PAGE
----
Editorial Board   

Mr. Brown

Dan Brown

Partner, Sheppard Mullin Richter & Hampton LLP

Daniel Brown is a Partner in the Antitrust practice group and Hospitality group at Sheppard Mullin Richter & Hampton LLP. He is located in the firm's New York office. Mr. Brown regularly counsels clients in high stakes, complex, commercial litigations and arbitrations in the areas of contract, hospitality, antitrust, fraud, fiduciary duties, banking, employment, and discrimination. Mr. Brown has frequently appeared in federal and state courts in New York and in other jurisdictions pro hac vice, and has successfully argued cases before the Appellate Division, First Department, and Second Circuit Court of Appeals. He successfully argued an appeal before the Second Circuit Court of Appeals in Blue Tree Hotels Investment Canada) Ltd. v. Starwood Hotels & Resorts Worldwide, Inc., 369 F.3d 212 (2d Cir. 2004), which resulted in the dismissal of alleged antitrust violations against the defendants arising from purported violations of the Robinson-Patman Act. Mr. Brown was lead counsel for Plaintiffs in Hall v. New York Roadrunners Club, 99-Civ.-4122 (E.D.N.Y.), a lawsuit brought under the Americans With Disabilities Act in connection with the running of the New York City Marathon. The historic settlement of that lawsuit included equal treatment for wheelchair athletes in the largest spectator event in the world. Mr. Brown has made significant contributions to cases that have been reported in the New York Law Journal, New York Times, and Wall Street Journal. Mr. Brown has also appeared on CNN, NBC and Court TV. Mr. Brown has presented at hospitality and other Continuing Legal Education conferences. He was previously a partner in the law firm of Bickel & Brewer.

Mr. Brown can be contacted at 212-332-3879 or dlbrown@sheppardmullin.com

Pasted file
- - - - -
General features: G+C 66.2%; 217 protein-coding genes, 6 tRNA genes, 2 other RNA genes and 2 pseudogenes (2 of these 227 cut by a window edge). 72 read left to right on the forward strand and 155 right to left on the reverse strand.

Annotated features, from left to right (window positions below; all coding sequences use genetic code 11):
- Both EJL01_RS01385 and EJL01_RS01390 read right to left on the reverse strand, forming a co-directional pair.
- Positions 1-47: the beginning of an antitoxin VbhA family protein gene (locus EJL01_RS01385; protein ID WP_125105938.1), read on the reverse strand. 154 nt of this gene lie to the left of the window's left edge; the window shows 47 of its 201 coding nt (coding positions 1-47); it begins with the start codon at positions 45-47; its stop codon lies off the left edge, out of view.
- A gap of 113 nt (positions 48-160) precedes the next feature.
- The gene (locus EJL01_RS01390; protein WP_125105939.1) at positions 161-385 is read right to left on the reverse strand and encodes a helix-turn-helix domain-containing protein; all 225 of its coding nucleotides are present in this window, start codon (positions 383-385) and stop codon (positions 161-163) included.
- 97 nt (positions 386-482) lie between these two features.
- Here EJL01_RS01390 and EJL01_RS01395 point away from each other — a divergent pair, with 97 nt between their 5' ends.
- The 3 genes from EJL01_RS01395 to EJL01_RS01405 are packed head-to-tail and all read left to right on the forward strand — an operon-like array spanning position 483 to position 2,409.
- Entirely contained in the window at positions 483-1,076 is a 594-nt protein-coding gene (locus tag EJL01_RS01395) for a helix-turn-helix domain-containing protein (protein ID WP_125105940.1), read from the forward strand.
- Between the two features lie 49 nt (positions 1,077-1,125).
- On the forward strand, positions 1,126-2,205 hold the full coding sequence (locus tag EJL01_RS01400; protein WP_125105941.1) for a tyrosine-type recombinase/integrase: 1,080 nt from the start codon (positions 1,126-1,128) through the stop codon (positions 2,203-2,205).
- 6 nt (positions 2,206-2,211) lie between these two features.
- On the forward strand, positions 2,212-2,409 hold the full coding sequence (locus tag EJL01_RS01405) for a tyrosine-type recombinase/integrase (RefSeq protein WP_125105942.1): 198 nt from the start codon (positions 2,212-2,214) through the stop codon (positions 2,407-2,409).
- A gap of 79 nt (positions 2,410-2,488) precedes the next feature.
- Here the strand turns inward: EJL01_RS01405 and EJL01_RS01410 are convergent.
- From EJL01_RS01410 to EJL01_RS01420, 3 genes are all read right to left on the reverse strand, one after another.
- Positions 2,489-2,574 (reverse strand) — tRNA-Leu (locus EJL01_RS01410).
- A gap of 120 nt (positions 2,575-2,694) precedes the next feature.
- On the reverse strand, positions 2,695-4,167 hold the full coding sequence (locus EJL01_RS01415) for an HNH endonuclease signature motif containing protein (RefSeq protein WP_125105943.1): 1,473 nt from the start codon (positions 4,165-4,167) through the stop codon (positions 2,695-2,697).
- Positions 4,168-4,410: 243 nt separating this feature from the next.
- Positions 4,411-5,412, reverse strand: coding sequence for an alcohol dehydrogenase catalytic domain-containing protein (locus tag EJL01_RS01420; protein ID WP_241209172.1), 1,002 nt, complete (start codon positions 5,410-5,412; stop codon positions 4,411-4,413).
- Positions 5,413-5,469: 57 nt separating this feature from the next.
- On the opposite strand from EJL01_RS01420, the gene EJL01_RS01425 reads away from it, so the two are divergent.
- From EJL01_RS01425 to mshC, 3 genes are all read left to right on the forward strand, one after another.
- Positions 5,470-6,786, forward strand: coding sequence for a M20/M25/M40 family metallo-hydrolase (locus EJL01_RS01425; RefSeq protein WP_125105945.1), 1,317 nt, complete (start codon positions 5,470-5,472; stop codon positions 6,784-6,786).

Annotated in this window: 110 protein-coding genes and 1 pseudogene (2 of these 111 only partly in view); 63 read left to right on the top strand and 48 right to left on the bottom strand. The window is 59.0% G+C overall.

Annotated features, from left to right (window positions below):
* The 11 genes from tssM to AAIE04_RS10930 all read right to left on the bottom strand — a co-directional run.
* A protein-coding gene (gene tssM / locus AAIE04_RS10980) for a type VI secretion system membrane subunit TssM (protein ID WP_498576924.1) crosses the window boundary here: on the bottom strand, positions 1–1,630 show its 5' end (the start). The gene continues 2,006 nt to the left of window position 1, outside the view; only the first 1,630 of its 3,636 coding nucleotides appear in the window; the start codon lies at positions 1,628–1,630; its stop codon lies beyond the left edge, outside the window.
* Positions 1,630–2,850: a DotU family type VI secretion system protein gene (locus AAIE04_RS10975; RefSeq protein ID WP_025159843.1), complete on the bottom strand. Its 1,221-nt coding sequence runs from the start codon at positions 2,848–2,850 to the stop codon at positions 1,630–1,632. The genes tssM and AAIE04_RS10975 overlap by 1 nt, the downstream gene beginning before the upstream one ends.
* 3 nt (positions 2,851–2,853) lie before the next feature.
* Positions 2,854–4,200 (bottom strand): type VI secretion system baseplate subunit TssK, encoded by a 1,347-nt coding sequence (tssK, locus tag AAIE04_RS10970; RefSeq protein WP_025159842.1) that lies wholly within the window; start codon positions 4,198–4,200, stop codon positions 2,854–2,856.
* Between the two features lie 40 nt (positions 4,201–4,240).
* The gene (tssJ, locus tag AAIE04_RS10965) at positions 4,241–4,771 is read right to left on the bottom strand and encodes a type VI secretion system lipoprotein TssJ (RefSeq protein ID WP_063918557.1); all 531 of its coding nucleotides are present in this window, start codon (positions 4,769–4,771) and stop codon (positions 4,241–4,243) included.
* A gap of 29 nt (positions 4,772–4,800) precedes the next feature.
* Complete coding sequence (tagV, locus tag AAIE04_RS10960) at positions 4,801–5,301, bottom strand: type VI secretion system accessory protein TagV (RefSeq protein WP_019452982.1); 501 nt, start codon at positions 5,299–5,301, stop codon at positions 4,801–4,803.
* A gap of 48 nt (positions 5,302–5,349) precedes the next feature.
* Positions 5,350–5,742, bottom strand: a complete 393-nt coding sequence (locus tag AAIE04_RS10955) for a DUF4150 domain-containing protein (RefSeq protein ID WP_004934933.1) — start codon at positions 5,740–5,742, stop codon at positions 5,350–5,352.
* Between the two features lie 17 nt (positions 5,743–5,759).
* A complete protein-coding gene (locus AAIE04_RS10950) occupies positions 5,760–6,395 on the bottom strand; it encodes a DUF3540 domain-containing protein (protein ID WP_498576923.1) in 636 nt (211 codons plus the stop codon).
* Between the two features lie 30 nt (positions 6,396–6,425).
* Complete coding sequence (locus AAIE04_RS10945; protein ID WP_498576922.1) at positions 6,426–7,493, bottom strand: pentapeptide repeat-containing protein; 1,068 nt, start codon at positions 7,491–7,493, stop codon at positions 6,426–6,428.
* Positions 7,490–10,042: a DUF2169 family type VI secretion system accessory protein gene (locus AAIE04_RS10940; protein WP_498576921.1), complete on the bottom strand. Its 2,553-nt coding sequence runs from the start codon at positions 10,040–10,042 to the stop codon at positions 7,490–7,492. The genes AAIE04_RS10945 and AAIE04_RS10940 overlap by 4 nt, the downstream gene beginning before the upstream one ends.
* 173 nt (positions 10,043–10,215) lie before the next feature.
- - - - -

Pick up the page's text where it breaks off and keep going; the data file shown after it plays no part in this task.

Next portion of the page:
Coming up in April 2018...

Guest Service: Empowering People

Excellent customer service is vitally important in all businesses but it is especially important for hotels where customer service is the lifeblood of the business. Outstanding customer service is essential in creating new customers, retaining existing customers, and cultivating referrals for future customers. Employees who meet and exceed guest expectations are critical to a hotel's success, and it begins with the hiring process. It is imperative for HR personnel to screen for and hire people who inherently possess customer-friendly traits - empathy, warmth and conscientiousness - which allow them to serve guests naturally and authentically. Trait-based hiring means considering more than just a candidate's technical skills and background; it means looking for and selecting employees who naturally desire to take care of people, who derive satisfaction and pleasure from fulfilling guests' needs, and who don't consider customer service to be a chore. Without the presence of these specific traits and attributes, it is difficult for an employee to provide genuine hospitality. Once that kind of employee has been hired, it is necessary to empower them. Some forward-thinking hotels empower their employees to proactively fix customer problems without having to wait for management approval. This employee empowerment—the permission to be creative, and even having the authority to spend money on a customer's behalf - is a resourceful way to resolve guest problems quickly and efficiently. When management places their faith in an employee's good judgment, it inspires a sense of trust and provides a sense of higher purpose beyond a simple paycheck. The April issue of the Hotel Business Review will document what some leading hotels are doing to cultivate and manage guest satisfaction in their operations.